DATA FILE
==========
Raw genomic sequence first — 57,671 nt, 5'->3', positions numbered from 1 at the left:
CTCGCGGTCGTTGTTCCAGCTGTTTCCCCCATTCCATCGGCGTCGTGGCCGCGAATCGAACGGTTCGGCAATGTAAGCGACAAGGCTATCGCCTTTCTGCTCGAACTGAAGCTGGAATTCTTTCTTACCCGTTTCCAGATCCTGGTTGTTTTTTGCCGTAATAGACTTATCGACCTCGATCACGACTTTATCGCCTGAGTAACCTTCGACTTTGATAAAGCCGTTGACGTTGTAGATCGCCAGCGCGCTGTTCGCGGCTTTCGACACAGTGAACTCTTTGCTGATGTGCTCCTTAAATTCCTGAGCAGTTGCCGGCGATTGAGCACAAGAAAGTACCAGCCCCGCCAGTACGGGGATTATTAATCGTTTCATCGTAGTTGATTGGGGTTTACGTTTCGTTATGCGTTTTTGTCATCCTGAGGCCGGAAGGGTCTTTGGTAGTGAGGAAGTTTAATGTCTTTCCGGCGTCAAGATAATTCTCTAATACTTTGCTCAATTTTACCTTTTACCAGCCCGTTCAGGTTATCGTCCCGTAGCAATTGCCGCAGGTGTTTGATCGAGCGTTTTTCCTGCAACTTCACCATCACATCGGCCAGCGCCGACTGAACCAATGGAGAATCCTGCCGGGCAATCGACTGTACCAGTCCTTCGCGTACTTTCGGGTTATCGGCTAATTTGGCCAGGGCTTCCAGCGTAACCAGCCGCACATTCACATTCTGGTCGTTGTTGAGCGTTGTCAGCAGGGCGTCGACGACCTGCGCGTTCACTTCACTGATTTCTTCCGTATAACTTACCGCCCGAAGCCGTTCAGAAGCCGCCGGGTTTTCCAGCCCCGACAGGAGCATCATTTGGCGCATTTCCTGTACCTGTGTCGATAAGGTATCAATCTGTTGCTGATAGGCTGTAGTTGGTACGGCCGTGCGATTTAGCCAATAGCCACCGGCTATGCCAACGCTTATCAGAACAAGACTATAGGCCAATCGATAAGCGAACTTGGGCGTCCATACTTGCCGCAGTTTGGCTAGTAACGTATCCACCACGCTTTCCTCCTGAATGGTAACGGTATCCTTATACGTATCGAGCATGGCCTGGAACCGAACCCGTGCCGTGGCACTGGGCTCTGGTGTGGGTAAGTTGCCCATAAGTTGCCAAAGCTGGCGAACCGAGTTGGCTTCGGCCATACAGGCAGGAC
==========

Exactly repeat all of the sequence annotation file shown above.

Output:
Raw genomic sequence first — 57,671 nt, 5'->3', positions numbered from 1 at the left:
CTCGCGGTCGTTGTTCCAGCTGTTTCCCCCATTCCATCGGCGTCGTGGCCGCGAATCGAACGGTTCGGCAATGTAAGCGACAAGGCTATCGCCTTTCTGCTCGAACTGAAGCTGGAATTCTTTCTTACCCGTTTCCAGATCCTGGTTGTTTTTTGCCGTAATAGACTTATCGACCTCGATCACGACTTTATCGCCTGAGTAACCTTCGACTTTGATAAAGCCGTTGACGTTGTAGATCGCCAGCGCGCTGTTCGCGGCTTTCGACACAGTGAACTCTTTGCTGATGTGCTCCTTAAATTCCTGAGCAGTTGCCGGCGATTGAGCACAAGAAAGTACCAGCCCCGCCAGTACGGGGATTATTAATCGTTTCATCGTAGTTGATTGGGGTTTACGTTTCGTTATGCGTTTTTGTCATCCTGAGGCCGGAAGGGTCTTTGGTAGTGAGGAAGTTTAATGTCTTTCCGGCGTCAAGATAATTCTCTAATACTTTGCTCAATTTTACCTTTTACCAGCCCGTTCAGGTTATCGTCCCGTAGCAATTGCCGCAGGTGTTTGATCGAGCGTTTTTCCTGCAACTTCACCATCACATCGGCCAGCGCCGACTGAACCAATGGAGAATCCTGCCGGGCAATCGACTGTACCAGTCCTTCGCGTACTTTCGGGTTATCGGCTAATTTGGCCAGGGCTTCCAGCGTAACCAGCCGCACATTCACATTCTGGTCGTTGTTGAGCGTTGTCAGCAGGGCGTCGACGACCTGCGCGTTCACTTCACTGATTTCTTCCGTATAACTTACCGCCCGAAGCCGTTCAGAAGCCGCCGGGTTTTCCAGCCCCGACAGGAGCATCATTTGGCGCATTTCCTGTACCTGTGTCGATAAGGTATCAATCTGTTGCTGATAGGCTGTAGTTGGTACGGCCGTGCGATTTAGCCAATAGCCACCGGCTATGCCAACGCTTATCAGAACAAGACTATAGGCCAATCGATAAGCGAACTTGGGCGTCCATACTTGCCGCAGTTTGGCTAGTAACGTATCCACCACGCTTTCCTCCTGAATGGTAACGGTATCCTTATACGTATCGAGCATGGCCTGGAACCGAACCCGTGCCGTGGCACTGGGCTCTGGTGTGGGTAAGTTGCCCATAAGTTGCCAAAGCTGGCGAACCGAGTTGGCTTCGGCCATACAGGCAGGAC